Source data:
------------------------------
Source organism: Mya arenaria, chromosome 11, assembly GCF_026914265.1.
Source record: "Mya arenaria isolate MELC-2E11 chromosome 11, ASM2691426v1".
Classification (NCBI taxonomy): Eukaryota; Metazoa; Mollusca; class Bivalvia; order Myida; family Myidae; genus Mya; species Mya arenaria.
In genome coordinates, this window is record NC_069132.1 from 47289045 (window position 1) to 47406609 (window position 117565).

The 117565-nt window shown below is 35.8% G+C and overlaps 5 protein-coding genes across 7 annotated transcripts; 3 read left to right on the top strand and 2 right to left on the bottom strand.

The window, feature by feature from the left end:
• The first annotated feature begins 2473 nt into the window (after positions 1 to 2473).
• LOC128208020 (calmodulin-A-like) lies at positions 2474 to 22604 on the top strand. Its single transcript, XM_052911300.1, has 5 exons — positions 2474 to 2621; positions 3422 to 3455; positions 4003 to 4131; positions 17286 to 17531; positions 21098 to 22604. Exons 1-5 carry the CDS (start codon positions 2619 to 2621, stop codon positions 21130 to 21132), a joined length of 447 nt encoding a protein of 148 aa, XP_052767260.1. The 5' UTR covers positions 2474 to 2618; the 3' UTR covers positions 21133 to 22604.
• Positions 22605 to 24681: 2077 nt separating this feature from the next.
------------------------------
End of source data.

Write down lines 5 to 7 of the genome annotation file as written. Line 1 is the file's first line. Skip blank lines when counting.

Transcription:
The 117565-nt window shown below is 35.8% G+C and overlaps 5 protein-coding genes across 7 annotated transcripts; 3 read left to right on the top strand and 2 right to left on the bottom strand.

The window, feature by feature from the left end:
• The first annotated feature begins 2473 nt into the window (after positions 1 to 2473).